Putting supervisors on pedestals is dangerous

Liking your supervisor is perhaps not an all together bad idea but putting them on pedestals is dangerous, as this is when narcissistic co-narcissistic relationships can take hold. The co-narcissist part of the relationship has the potential for an ego driven supervisor to feel boosted when in receipt of such admiration. When this happens the supervisor can fill the role of being a know-it-all.

A more mature approach to supervision might be to view the process as one professional exchanging unconscious material with another in an open-minded pursuit of different perspectives. In such an open-minded approach it can perhaps be useful to flirt with your hypothesis but not to marry it.

Parallel processing might result when the supervisor and supervisee re-enact in their relationship something that the client is not expressing. This form of projective identification might feel uncomfortable for the supervisee, and might not feel enjoyable, but could ultimately prove very useful for understanding the client better. An example of this might be a client who presents with historical shame and the therapist starts to connect with their own shame with the supervisor. This might be what Margaret Rioch referred to when she wrote about increased self-awareness for both parties. Feeling discomfort might actually be where the crux of the work might be residing rather than the apparent comfort zone when seeking to merge with the supervisor. Working in this way would be difficult if one party has been put on a pedestal by the other.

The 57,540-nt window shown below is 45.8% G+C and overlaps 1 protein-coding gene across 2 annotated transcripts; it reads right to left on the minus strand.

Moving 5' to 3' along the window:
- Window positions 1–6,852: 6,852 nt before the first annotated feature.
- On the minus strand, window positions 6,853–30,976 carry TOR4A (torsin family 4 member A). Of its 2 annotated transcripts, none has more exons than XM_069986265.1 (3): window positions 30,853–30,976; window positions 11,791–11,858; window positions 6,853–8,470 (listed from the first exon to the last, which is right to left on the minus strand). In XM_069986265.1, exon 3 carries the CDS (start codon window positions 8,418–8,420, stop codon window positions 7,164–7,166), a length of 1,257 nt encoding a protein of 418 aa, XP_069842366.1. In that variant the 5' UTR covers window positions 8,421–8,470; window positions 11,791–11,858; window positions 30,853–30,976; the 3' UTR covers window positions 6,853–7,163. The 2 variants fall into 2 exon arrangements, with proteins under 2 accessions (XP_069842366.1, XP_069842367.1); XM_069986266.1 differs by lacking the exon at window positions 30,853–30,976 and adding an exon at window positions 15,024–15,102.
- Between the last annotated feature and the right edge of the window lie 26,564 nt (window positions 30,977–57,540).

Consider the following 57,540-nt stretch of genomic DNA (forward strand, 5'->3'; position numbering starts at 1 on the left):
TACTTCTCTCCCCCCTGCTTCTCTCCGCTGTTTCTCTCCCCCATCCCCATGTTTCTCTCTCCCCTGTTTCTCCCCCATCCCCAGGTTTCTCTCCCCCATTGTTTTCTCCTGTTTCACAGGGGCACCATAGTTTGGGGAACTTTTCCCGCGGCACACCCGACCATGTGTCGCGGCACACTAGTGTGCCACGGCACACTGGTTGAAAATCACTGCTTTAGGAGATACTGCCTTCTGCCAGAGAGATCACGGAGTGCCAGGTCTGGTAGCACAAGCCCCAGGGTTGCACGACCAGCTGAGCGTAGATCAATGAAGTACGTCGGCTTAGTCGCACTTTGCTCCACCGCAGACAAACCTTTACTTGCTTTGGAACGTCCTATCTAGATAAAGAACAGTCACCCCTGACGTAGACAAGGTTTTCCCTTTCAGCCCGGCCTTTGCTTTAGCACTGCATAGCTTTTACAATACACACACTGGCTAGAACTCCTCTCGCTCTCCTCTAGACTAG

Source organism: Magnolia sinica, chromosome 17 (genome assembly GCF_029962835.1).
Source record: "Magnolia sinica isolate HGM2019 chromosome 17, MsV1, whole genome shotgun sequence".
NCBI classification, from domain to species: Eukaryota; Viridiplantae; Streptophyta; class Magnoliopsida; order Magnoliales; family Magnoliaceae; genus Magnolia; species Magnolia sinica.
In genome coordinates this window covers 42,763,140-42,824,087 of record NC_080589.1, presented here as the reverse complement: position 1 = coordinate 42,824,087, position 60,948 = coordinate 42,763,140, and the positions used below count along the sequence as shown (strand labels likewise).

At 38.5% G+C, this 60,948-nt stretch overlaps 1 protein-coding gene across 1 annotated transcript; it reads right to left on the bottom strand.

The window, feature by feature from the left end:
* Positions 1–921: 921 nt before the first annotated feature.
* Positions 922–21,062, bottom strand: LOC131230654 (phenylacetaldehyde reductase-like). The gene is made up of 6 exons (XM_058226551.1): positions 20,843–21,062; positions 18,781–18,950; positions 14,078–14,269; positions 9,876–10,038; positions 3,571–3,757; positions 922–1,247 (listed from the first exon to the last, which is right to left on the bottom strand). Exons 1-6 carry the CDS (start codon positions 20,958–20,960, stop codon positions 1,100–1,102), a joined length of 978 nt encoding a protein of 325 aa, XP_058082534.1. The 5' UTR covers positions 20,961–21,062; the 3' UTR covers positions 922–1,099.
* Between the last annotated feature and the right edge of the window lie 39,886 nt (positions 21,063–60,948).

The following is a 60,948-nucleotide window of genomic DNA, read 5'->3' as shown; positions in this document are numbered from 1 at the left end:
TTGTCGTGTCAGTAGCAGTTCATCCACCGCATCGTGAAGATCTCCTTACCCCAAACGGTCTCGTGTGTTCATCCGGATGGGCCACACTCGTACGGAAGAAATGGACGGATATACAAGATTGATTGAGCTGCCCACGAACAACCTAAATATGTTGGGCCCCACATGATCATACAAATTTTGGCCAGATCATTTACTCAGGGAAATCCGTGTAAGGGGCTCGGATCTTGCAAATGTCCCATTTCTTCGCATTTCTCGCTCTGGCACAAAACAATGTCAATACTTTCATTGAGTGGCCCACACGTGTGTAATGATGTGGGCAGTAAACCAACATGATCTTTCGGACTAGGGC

Role reversal can be useful, as the Gestaltist author Yontef suggests in the Handbook of Psychotherapy Supervision (Watkins, 1997 p158), in the exploration of counter-transference and gaining a different perspective. This can potentially involve the therapist playing the role of their client and acting in an ‘as if’ capacity. The therapist can act as if they are the client in the supervision setting and this way of working can be transformative in helping to realise unconscious material. This way of working might be difficult in a narcissist co-narcissist relationship.

Supervision should be like going on retreat

Rather than supervision, I prefer the terms ‘all vision’ or even ‘independent consultation’ as a process whereby the therapist can explore client material with a professional colleague. Supervisees should not feel like they need to justify their interventions with clients, or have to ponder too long as to whether they are ‘doing it right’. I don’t believe that the supervision consultation should be about right and wrong ways of working but for the exercise to have value it can offer the opportunity for the therapist to gain access to their own blind spots in their unconscious material and to consider other ways of working. Approaching the process in this manner will help protect against the risks associated with the creation of a narcissist co-narcissist relationship.